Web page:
My second suggestion is simply to replace ‘defender / attacker’ by ‘side with the strategic initiative’ (exerts more control over terrain) vs ‘side without’ (exerts less), as its not inevitable that the defender has local initiative, particularly in the TYW.
Right, gotta go. Thanks again, very much. Happy gaming to all.
Several people have mentioned the “defender swap” thing. Just to be clear three swaps are allowed in my Terrain card rules:
1. Defender option to swap, so more dense terrain moves to the flanks and more open terrain moves to the centre (part of Step 3a: Swap centre terrain cards)
2. Attacker option to swap, so more dense terrain moves to the flanks and more open terrain moves to the centre (part of Step 3a: Swap centre terrain cards)
3. Step 3b: Defender swaps small terrain cards
The defender also has a couple of possible choices if two stream terrain cards are selected.
The terrain cards system is meant to be system agnostic. As you spotted this system can be used for DBA. You mention some elements of the DBA terrain system that fit that system and, in combination, provide some balance. But other systems do not necessarily benefit from these elements.
DBA gives the Attacker choice of the base edge because the defender has control of the terrain. That isn’t true of Terrain cards. The defender actually has very little say in this system, so the attacker needs less compensation.
I know the sequence of defender set up, attacker set up, and defender move provides balance in DBA. But personally I find the defender moving first a bit odd. It kind of undermines the attacker attacking thing.
Although the attacker / defender classification is simple, most rules use that classification, if they mention anything, and it is simple. Of course the “defender” in a battle might be the strategic aggressor e.g. 100 Years War English.
Thanks for responding and so promptly. Thought provoking too. In return here are my thoughts as provoked.
“DBA gives the Attacker choice …. because …. .”
Good point. You’re right. I hadn’t thought of it that way at all but should have, as it’s staring me in the face.
“…. I find the defender moving first a bit odd.”
I’ve always thought that this makes reasonable historical sense because, in those cases* where the attacker encountered the defender, the defender was often already deployed. Thus it would make sense that the defender could seize a first mover advantage while the attacker was deploying, though it seems to have been rare that it actually happened.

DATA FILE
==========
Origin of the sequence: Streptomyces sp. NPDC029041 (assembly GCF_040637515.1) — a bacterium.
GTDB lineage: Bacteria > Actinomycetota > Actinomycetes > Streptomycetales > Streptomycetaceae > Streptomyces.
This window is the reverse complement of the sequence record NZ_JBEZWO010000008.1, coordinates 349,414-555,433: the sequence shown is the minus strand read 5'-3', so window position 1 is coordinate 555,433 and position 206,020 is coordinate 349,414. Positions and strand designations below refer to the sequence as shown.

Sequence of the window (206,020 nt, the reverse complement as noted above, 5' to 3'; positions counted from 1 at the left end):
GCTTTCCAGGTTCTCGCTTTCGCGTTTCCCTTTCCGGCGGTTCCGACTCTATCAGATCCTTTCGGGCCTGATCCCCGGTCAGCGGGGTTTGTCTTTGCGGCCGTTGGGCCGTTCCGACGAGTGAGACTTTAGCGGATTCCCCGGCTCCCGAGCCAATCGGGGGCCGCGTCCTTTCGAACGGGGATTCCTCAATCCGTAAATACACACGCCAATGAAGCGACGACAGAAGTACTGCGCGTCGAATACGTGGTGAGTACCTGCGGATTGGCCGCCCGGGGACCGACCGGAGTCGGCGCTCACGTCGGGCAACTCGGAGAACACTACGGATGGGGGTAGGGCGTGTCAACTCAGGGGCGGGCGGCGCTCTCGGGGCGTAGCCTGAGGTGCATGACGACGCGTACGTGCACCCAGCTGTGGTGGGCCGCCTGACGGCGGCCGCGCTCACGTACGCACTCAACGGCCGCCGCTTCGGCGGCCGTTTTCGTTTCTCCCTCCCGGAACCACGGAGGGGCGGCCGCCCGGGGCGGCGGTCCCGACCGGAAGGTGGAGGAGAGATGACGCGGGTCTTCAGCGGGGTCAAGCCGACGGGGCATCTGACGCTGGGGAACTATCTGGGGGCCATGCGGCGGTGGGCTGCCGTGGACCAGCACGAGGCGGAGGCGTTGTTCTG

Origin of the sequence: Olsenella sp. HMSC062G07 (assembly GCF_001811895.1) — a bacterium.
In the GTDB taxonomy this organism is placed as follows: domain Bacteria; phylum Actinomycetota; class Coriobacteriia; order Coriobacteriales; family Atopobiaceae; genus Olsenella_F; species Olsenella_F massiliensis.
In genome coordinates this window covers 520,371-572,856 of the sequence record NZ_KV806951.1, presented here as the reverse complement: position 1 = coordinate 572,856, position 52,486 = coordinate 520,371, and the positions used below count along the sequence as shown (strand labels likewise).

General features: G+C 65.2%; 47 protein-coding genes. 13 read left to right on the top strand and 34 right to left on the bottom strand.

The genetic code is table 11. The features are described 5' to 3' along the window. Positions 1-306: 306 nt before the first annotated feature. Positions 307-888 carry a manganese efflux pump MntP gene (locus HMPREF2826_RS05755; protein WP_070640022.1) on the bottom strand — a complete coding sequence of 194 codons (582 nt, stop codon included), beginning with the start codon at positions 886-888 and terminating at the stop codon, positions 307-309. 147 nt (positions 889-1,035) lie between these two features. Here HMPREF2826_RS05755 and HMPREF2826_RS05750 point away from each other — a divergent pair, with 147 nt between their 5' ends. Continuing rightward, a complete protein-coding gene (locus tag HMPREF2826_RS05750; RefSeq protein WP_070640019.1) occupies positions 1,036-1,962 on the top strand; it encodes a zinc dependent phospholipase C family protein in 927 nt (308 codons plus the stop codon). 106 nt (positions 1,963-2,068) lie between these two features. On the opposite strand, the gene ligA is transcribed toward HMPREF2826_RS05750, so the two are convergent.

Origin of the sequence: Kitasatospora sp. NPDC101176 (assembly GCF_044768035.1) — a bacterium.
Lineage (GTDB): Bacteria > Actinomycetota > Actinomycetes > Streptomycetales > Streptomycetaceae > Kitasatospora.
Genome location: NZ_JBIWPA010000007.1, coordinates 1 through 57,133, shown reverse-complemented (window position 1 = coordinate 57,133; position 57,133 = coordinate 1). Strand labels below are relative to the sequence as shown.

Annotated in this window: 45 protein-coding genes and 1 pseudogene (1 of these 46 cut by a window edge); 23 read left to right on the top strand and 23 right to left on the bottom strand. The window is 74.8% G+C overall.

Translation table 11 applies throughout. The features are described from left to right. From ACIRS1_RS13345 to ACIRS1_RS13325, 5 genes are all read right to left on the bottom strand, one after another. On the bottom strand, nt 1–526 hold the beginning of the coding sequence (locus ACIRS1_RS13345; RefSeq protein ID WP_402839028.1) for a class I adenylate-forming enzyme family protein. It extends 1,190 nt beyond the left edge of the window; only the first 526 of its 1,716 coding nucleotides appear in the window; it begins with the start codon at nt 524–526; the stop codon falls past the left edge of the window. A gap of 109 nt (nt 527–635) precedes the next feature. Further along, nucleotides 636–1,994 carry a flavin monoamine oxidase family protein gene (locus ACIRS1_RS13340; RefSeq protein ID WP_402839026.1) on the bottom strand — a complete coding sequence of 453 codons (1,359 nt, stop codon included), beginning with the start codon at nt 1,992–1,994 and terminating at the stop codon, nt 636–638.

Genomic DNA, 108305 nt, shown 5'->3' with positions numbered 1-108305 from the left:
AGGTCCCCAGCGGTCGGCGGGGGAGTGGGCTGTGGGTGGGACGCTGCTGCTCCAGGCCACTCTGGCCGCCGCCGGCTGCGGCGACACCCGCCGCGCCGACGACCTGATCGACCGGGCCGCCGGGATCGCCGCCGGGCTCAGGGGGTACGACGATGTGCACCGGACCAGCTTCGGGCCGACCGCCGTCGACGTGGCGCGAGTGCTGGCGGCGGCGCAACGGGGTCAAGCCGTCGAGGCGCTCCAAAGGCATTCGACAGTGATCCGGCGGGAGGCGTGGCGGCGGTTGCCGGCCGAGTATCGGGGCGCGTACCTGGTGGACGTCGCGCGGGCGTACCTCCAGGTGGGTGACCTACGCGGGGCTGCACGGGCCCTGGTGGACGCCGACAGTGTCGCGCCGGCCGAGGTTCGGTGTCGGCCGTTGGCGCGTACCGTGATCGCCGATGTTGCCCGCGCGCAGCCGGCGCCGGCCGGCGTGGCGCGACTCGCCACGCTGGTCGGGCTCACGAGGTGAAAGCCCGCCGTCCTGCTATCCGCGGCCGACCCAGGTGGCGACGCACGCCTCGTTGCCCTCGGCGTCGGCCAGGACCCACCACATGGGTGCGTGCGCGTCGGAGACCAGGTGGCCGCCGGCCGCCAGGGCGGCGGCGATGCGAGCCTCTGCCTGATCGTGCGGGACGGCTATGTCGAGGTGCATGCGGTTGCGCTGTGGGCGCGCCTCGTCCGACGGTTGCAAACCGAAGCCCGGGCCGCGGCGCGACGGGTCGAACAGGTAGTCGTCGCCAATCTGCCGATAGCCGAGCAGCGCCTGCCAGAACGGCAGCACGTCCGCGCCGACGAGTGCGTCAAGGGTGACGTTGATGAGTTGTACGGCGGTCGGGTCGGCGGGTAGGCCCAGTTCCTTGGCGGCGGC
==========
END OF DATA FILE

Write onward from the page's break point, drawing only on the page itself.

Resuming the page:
[*at this point a half-decent historian would list examples. I haven’t, as you see, but if you’re really interested and you’d like me to then I’ll try and do that. I have a feeling that’s going to be a low risk offer.]
All that said, I think the simplest and most realistic system that I’ve played is one devised by Phil Sabin for his game ‘Phalanx’, which first appeared in Slingshot many years ago. In that system both sides deploy from camp with the attacker getting first move. It has some real benefits. It seems to reflect a reasonably common occurrence and the jockeying for position adds tactical depth, interest and tension to the game.
Of course none of this actually makes any difference to the effectiveness or operation of your terrain cards system.
“Although the attacker / defender classification is simple …..”
Good point. You’re right. I was succumbing to a bad habit of wanting to over – tweak things. The KISS principle should apply here. I happily concur.
Best regards, Chris
I’ve been mulling over Richard’s point that “Brilliant idea, but I might want to make it slightly simpler, especially the water features.” I’ve now made the complicated River option an advanced rule.
And I took the opportunity to allow for two streams as well … because many Thirty Years War battles had two streams on the battle field.
But if you don’t want that, then just go with one stream and be done.
I have simplified the procedure considerably. Rather than lots of steps in a complicated nested hierarchy, I shrunk to six steps.
embracing your ideas I did the thing on Cyberboard so you can have random draw and do it online, make a picture of the result and prepare it online.
Cool. Thanks for sharing.